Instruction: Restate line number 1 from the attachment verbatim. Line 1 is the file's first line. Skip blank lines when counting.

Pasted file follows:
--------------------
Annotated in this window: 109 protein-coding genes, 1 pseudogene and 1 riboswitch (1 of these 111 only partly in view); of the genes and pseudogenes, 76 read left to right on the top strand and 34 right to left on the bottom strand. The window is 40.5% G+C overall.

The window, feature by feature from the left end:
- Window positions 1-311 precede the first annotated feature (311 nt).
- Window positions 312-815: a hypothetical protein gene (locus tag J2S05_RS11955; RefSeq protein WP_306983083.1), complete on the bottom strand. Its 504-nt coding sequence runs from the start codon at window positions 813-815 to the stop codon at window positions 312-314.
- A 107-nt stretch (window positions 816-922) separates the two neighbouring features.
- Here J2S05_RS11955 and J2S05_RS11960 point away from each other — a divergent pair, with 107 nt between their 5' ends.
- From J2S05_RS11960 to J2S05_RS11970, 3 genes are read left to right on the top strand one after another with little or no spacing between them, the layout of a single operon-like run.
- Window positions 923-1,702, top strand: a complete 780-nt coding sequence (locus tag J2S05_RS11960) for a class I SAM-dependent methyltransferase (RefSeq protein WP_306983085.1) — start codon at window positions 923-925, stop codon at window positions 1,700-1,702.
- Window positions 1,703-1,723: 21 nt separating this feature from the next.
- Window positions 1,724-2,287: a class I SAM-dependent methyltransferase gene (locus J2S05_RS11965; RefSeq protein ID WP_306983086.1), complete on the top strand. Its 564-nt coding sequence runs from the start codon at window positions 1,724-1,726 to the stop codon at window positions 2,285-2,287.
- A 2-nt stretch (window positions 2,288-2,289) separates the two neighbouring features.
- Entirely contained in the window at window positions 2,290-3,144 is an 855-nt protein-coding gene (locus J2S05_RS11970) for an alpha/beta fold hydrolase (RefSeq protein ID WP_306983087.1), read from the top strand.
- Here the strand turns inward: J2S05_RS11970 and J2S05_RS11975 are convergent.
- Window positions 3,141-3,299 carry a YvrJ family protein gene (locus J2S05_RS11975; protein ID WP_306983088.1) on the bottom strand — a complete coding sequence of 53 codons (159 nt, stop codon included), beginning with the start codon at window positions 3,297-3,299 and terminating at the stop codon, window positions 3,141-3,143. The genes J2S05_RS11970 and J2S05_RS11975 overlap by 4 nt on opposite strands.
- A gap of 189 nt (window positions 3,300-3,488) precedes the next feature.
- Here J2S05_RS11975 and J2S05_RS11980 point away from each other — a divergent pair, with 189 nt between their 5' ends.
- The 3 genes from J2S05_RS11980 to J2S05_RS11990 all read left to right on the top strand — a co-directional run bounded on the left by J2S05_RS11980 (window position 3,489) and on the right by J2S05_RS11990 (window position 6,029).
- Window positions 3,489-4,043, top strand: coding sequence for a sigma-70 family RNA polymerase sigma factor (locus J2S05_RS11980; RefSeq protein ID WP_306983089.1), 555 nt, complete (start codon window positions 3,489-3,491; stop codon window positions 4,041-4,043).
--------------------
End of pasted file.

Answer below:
Annotated in this window: 109 protein-coding genes, 1 pseudogene and 1 riboswitch (1 of these 111 only partly in view); of the genes and pseudogenes, 76 read left to right on the top strand and 34 right to left on the bottom strand. The window is 40.5% G+C overall.